This is a diagram of a basic masonry wood-burning system.
We perform a visual safety inspection at the time of the cleaning. This inspection consists of looking for safety and maintenance issues related to your system. The masonry system consists of three main elements.
- The firebox
- The smoke chamber
- The flue liner
Firebox is where the fire is confined and they can be made of bricks, concrete, steel and rock.
Damper is designed to open and close. You should open the damper when using the system and close it when you are not using it. A poorly designed damper or damaged one does neither. Check out our high-efficiency damper.
Smoke Chamber is an important part of the aerodynamics of your fireplace system. It is located between the damper and the flue liner. The smoke chamber design is important for the system to work correctly.
Smoke Shelf is an area located behind the damper and it should be cleared of any obstructions.
Fireplace Spark Screening is placed in front of the opening of the firebox. The screening is designed to control sparks from entering the interior of your home. The screening could be mounted to the opening or placed in front.
Fireplace Tools are important when using your fireplace. The most important one is the tongs or log handlers. It is important that you have one available if a log work to roll out of the opening.
Back Wall of the firebox is a critical safety feature for your fireplace system. The main function of the back wall is to increase the airflow into the smoke chamber and protect. This part of the system needs to be maintained at all times.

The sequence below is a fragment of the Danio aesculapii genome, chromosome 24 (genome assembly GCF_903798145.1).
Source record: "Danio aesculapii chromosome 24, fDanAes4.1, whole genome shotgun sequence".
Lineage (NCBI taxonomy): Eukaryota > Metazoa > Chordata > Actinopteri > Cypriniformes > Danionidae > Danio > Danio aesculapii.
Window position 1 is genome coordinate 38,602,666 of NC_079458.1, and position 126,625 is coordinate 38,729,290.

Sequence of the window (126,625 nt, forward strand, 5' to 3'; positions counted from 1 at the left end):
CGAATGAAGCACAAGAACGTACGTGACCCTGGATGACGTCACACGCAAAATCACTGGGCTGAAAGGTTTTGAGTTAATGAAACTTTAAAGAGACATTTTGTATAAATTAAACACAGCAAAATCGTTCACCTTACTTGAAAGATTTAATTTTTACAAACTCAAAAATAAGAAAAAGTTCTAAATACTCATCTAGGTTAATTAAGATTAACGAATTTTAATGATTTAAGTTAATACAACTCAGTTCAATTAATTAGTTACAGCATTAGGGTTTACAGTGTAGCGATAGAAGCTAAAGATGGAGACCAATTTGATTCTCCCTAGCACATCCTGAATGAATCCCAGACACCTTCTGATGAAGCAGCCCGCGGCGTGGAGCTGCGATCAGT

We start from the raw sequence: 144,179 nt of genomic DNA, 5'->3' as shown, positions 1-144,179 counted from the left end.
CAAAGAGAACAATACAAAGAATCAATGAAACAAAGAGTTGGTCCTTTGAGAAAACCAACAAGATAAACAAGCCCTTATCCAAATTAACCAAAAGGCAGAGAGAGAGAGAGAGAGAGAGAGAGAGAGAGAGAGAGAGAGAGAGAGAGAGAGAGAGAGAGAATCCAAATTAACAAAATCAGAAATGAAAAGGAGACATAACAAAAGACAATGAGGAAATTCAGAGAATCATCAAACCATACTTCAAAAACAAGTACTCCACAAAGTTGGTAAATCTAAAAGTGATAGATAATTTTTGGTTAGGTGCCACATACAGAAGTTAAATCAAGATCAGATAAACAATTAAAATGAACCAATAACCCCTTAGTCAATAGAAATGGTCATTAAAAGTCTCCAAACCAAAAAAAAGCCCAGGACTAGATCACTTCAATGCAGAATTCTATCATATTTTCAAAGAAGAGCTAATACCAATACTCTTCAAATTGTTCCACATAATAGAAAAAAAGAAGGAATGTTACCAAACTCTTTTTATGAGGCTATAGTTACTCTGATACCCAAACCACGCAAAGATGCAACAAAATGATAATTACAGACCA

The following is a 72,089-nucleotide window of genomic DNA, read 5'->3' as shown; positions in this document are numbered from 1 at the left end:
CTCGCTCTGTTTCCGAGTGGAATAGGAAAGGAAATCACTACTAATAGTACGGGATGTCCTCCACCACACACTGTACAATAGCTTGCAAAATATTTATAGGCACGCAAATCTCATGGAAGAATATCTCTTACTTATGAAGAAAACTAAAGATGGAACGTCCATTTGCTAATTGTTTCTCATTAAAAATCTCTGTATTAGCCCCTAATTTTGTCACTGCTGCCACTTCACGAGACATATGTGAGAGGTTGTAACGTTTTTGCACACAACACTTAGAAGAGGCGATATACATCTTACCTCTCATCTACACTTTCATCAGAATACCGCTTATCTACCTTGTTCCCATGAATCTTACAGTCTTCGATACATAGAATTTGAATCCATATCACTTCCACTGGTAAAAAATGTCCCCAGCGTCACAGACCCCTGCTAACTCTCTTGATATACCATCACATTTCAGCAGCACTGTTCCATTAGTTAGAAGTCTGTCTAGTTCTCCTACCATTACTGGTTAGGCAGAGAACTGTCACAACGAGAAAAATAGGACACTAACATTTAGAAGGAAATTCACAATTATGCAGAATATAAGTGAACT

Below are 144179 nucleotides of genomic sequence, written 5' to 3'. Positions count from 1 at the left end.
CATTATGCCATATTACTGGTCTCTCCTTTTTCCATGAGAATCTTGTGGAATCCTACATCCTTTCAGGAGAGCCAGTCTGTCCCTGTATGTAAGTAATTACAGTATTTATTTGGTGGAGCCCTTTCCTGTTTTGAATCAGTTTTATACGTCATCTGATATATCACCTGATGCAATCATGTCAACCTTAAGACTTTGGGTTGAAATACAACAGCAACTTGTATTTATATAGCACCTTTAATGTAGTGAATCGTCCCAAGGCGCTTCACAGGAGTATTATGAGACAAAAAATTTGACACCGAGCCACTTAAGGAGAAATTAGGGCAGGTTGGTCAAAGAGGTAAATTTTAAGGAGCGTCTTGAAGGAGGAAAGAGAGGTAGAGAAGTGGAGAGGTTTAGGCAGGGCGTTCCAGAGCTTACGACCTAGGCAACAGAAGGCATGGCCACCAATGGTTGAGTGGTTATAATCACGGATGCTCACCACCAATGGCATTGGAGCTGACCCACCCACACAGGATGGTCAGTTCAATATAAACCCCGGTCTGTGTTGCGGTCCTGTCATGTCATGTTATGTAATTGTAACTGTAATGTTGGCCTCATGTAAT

Flue Liners are made of bricks, terra-cotta tiles, stainless steel and ceramic tile. Flue liners are designed to contain the smoke and heat from the fire to the outside.
Roof flashing is designed to divert water away from the area where the chimney chase and the roof meet. This area needs to be maintained regularly. It is typically a minor maintenance item. Roofing tar is commonly used.
Chimney Crown is at the top of your fireplace system. It is the area located between the flue liner and the outer edge. The Crown or Wash is typically made of mortar or concrete. This area can develop cracks and deteriorate allowing moisture to penetrate the system. This area should be properly sealed with materials designed to handle the hot temperatures, ultraviolet light (UV) and the moisture. We do not recommend using roofing tar.
Chimney Covers and Spark Arresters have many benefits and the number one reason is safety. The chimney cap covers break up the larger fire embers into smaller embers. This reduces the fire danger outside. It also keeps out animals and the rain and prolongs the life of the fireplace. (Zero clearance fireplaces are required to have spark arrestor’s according to the federal government.)
Hearth is often considered the visible elements of the fireplace, with emphasis upon the floor level extension of masonry associated with the fireplace mantel.
As a community service we recommend the following:
Fire extinguishers should be stored in a safe location away from fire sources like a pantry or closet and mounted on the wall. 75% of all fighters start in the kitchen. If your kitchen is on fire and your fire extinguisher is underneath the sink. You can’t get to it because of the fire.
Smoke detectors are a vital part of your family’s safety. So put new batteries in them on a regular basis. New Year’s Day and the Fourth of July.
Fire escape plan it is important that children understand and practice a fire escape plan monthly. Have the child pick a meeting place in case of a fire and let them choose because they will remember it.